My view: Caution is prudent. Fear is the beginning of a dark path. Panic is the enemy.

The Small Stuff Is Now The Big Stuff

by Roger Johns

I normally shy away from blogging about current events, but today, I’m making an exception. All our lives, we’ve hear the expression “Don’t sweat the small stuff” and there are lots of good, solid, practical reasons for heeding this bit of conventional wisdom:

  • You can’t control everything, so don’t drive yourself to the brink trying to
  • Focus on the stuff that matters the most (which requires you to . . .)
  • Learn to understand the relative importance of the situations you’re facing

Unfortunately, it now seems all of us are very much sweating some really, really small stuff. Over the last few weeks, I’ve watched with growing horror and dismay as the negative effects of the corona virus outbreak have rippled across the planet.

It is an exceptionally small creature, yet its influence is enormous. One virus particle is about 100 nanometers across. For comparison, 10,000 of them, lined up side-by-side would cover a distance about the width of a grain of sand. Yet this infinitesimally small thing has disrupted financial markets, travel, social structures and norms, families, whole countries.

The term ‘social distancing’ has entered my consciousness for the first time (although I’m sure the expression has been around for a while) to describe all the ways we’re inserting distance between ourselves and others, at both the individual and group level, as we attempt to halt the spread of this virus. Reports of cruise ships being turned away from harbors are heartbreaking. The ships have essentially become floating quarantines with thousands of passengers and crew unable to leave – people who boarded for the purpose of finding some relaxation and down-time, never realizing they’d be held in isolation and unable to disembark when the cruise was over.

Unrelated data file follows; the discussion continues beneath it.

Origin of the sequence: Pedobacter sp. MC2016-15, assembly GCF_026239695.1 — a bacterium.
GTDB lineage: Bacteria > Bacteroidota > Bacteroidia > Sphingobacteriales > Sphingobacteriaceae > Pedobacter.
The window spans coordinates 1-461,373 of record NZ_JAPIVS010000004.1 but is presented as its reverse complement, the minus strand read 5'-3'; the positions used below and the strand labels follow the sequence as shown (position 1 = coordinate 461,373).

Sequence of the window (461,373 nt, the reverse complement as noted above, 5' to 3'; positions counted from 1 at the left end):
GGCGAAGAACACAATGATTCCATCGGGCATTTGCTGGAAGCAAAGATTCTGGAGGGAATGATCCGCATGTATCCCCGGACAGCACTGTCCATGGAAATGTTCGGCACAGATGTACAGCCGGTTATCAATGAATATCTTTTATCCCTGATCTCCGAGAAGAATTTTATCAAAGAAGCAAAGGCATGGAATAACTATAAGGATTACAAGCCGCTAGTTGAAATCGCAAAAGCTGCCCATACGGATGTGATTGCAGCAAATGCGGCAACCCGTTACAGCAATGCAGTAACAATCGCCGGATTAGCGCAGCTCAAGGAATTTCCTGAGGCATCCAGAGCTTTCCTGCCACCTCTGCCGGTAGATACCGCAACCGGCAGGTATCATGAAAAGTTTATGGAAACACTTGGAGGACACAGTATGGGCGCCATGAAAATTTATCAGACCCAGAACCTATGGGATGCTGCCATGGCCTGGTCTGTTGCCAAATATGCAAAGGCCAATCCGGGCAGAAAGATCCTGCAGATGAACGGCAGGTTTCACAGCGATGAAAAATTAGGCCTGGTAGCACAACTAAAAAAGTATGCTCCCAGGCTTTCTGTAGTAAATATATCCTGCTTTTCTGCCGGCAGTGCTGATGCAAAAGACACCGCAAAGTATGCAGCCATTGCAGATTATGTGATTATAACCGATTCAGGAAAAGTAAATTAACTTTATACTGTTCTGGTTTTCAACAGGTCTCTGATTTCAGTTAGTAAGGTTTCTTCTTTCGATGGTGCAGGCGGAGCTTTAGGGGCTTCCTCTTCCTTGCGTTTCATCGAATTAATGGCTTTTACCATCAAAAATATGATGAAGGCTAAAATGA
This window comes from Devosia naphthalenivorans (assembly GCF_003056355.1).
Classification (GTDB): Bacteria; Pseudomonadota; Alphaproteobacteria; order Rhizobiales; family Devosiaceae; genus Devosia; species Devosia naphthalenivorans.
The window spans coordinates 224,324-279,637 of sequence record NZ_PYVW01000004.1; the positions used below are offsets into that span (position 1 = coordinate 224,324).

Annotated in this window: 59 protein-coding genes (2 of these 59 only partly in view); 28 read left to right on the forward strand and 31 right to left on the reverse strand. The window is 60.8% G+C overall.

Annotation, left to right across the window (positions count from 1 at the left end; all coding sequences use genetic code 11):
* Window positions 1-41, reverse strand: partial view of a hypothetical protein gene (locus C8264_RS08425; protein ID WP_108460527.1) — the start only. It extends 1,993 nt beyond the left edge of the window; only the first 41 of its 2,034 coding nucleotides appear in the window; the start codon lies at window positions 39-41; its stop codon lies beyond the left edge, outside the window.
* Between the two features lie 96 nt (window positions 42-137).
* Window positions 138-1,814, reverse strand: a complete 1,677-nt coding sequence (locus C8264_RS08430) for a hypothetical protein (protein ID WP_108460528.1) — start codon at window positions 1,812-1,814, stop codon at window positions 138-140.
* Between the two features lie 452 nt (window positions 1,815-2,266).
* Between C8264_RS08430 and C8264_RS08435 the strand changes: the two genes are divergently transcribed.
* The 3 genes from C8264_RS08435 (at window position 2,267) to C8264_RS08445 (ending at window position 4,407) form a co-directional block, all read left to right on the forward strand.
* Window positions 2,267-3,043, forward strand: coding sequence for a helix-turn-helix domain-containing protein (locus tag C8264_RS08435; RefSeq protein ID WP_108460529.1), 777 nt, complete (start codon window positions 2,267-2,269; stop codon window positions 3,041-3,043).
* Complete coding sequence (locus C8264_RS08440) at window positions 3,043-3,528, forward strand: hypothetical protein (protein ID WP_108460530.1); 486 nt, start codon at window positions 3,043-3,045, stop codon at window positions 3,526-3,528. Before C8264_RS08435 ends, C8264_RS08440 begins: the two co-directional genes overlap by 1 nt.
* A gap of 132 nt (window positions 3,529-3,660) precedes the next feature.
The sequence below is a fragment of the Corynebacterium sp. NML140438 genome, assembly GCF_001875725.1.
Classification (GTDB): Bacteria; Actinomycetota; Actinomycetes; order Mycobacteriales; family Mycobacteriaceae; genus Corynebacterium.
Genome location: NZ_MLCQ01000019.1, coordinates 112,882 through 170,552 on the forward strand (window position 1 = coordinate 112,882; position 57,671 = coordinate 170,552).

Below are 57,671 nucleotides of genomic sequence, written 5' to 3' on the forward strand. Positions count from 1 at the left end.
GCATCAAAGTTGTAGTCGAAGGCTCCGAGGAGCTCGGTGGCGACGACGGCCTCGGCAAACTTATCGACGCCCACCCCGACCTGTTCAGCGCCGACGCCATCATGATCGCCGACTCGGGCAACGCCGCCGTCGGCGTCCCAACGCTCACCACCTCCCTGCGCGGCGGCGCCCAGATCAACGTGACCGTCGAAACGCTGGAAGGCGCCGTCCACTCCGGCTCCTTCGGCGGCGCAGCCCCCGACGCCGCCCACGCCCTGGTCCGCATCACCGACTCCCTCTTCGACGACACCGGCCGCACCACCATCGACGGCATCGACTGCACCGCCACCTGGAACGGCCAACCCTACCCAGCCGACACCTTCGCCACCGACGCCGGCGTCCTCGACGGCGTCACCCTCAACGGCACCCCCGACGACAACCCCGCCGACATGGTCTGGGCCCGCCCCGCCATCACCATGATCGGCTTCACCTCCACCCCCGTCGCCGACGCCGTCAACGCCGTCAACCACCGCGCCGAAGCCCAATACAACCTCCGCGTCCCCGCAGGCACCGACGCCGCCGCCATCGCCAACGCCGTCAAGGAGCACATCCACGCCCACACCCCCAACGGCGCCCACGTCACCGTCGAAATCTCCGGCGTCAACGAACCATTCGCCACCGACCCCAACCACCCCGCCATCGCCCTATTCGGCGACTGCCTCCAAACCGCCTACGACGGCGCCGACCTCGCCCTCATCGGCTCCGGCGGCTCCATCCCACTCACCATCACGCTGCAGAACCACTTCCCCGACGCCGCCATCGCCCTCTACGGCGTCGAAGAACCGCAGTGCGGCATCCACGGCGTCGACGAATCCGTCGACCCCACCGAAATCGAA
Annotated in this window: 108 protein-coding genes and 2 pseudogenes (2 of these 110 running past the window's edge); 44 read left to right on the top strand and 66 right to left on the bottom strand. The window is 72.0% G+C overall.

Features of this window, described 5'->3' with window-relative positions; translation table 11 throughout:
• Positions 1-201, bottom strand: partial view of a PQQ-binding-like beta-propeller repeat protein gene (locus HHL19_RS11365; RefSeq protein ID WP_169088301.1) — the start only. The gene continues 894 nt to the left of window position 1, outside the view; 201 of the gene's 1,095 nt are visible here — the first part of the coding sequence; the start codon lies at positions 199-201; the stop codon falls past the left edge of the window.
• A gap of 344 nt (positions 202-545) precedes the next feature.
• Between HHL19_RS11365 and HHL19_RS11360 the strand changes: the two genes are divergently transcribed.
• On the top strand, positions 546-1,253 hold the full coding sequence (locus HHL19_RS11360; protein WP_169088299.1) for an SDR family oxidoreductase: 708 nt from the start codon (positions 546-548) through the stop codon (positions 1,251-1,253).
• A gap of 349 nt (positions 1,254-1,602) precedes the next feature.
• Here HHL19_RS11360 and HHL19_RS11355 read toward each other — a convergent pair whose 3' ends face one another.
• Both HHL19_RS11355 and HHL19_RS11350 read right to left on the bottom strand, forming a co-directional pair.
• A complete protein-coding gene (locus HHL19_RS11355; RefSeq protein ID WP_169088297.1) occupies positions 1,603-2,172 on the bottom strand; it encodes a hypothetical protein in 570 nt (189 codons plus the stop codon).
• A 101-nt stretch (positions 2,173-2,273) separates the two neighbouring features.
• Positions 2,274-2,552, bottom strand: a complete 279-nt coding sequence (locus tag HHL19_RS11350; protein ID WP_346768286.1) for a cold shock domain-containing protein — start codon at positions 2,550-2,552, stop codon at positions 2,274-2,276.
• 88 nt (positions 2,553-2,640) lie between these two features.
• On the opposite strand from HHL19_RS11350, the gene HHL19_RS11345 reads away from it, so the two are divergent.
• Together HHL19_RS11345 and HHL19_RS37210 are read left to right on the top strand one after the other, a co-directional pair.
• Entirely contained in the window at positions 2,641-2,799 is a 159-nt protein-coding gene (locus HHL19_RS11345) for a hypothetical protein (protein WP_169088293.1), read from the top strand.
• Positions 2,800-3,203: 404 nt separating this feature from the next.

It’s hard to image how disruptive this is to families and livelihoods. And then, there are shortages of masks and gloves and hand sanitizer and the predictable price-gouging of these preventive items by some. We hear/read about the race to produce a vaccine, but vaccine development takes time, and meanwhile, this very small pathogen continues to take its toll.

And while the economic effects are important and will continue to unfold into the foreseeable future, it’s the human toll that is so troubling to me: missed funerals, the inability to be with loved ones in medical or emotional need, already-strained relationships that are under additional pressure, financially-stressed families whose prospects dim as the illness continues its relentless march, life-plans that must be rethought as educational timelines are disrupted or jobs are lost or put in jeopardy. My heart goes out to all who are suffering so much from this.